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Partnership To George’s delight, Fitzjohn turned out to be a natural with the lions. Within days of his arrival, he managed to assert control over an aggressive male lion, armed with nothing but his own supreme self-confidence and the sheer force of his personality. So began a working partnership (with Adamson) that lasted nearly 18 years. During their time together, Adamson and Fitzjohn successfully reintroduced more than 30 lions and 10 leopards into the wild. More importantly, perhaps, they pioneered the development and management of Kora National Park, setting up camps, creating airstrips and cutting more than 300 miles of bush roads, as well as fighting numerous battles with ivory poachers and Somali bandits.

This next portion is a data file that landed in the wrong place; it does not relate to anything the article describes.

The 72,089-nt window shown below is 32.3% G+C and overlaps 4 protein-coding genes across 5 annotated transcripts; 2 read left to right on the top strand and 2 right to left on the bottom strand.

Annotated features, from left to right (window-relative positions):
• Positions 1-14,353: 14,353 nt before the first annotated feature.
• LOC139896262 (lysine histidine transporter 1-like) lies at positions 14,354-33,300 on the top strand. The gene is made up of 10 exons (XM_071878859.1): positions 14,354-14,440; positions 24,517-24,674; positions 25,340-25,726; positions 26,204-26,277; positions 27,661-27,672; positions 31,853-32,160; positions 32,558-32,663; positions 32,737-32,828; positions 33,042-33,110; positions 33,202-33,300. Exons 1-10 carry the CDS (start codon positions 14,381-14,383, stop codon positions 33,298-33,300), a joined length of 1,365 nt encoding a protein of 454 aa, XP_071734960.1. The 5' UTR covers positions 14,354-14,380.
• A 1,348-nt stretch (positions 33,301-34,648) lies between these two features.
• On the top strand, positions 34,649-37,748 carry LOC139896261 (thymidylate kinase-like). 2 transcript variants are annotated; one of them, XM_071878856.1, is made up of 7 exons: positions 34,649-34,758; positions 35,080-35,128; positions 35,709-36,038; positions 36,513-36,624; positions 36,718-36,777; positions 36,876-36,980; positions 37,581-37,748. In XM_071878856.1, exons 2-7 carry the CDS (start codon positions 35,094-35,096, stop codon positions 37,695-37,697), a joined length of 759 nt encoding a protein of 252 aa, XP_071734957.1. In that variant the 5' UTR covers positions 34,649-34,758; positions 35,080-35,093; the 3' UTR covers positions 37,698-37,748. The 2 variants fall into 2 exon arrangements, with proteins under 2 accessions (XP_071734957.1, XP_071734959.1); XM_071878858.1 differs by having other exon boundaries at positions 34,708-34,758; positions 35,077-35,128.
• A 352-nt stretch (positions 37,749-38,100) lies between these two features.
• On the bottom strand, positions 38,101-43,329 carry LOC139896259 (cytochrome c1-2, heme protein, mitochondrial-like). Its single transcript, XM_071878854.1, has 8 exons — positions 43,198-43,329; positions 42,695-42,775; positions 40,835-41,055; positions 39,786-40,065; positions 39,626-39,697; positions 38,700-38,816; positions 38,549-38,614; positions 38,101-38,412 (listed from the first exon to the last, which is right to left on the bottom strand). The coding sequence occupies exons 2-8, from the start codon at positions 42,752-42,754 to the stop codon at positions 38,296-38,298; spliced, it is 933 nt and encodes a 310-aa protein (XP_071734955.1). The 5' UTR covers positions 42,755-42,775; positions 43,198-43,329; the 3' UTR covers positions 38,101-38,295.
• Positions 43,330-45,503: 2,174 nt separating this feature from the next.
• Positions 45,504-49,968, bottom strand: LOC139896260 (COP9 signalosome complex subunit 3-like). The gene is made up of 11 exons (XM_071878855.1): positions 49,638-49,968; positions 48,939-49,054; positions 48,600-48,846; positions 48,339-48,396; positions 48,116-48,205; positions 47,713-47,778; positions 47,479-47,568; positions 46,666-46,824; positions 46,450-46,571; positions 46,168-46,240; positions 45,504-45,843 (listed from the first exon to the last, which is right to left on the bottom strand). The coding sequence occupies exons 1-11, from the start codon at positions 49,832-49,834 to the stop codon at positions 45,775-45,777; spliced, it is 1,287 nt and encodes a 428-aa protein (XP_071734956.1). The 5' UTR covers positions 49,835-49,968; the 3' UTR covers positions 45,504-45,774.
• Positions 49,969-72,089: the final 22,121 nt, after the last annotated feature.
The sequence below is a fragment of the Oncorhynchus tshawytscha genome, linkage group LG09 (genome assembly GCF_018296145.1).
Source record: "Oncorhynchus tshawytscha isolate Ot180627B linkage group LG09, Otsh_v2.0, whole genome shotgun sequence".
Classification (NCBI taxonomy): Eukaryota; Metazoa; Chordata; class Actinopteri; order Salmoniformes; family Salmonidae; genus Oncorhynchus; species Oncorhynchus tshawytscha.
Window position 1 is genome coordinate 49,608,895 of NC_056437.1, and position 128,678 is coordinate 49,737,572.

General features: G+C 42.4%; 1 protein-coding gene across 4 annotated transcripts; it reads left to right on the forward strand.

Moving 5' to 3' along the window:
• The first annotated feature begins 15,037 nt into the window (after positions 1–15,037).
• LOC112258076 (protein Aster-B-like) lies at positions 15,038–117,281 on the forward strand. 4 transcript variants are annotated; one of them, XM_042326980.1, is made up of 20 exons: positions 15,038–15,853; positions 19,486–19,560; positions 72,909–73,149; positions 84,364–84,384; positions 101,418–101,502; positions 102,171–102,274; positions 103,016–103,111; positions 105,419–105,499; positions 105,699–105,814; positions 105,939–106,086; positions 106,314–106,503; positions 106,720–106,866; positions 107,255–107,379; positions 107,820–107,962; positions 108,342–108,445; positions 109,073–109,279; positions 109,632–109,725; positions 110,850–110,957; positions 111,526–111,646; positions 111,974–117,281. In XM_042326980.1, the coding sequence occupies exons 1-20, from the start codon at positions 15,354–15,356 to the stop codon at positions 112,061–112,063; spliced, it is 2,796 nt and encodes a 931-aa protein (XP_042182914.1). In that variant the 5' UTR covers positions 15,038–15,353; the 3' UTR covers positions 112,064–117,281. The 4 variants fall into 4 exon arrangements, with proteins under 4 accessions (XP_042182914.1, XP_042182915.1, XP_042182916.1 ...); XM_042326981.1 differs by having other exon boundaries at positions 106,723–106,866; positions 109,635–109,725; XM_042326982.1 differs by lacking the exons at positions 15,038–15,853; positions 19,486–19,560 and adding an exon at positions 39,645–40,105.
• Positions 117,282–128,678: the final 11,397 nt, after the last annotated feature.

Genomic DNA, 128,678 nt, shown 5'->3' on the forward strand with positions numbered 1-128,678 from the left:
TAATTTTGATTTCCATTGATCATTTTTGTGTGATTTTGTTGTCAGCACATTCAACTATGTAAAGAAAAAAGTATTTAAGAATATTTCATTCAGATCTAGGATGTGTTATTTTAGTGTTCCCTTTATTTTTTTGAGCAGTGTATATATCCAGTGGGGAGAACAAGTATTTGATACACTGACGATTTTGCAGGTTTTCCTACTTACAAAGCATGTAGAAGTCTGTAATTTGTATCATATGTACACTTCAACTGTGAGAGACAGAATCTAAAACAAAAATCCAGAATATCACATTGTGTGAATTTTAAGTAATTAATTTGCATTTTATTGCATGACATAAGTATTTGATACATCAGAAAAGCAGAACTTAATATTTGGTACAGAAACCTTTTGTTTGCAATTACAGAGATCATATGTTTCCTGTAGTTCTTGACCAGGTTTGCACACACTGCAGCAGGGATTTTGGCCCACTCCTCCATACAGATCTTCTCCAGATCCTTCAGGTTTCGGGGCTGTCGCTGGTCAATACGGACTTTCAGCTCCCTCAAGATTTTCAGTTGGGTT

Knowledge, Expertise and Challenges Kora was a tough school, but it made Tony an expert in capturing, collaring and radio-tracking Africa’s top predators, as well as raising and returning them to the wild. The challenge facing him at Mkomazi demanded all these skills, and more. It required someone who was an experienced wildlife manager, fluent in Swahili, a bush pilot, a skilled engineer and mechanic who could build roads, cut boundaries, strip down and re-assemble 4WD vehicles and plant machinery, set up two-way radio networks, construct and de-silt dams, maintain electrical and power equipment, organize anti-poaching patrols, deal with the bureaucracy, and keep a remote camp supplied. All this, and the ability to establish breeding programs for highly endangered species whilst constructing and repairing schools in the villages around Mkomazi Game Reserve,      continued . . .

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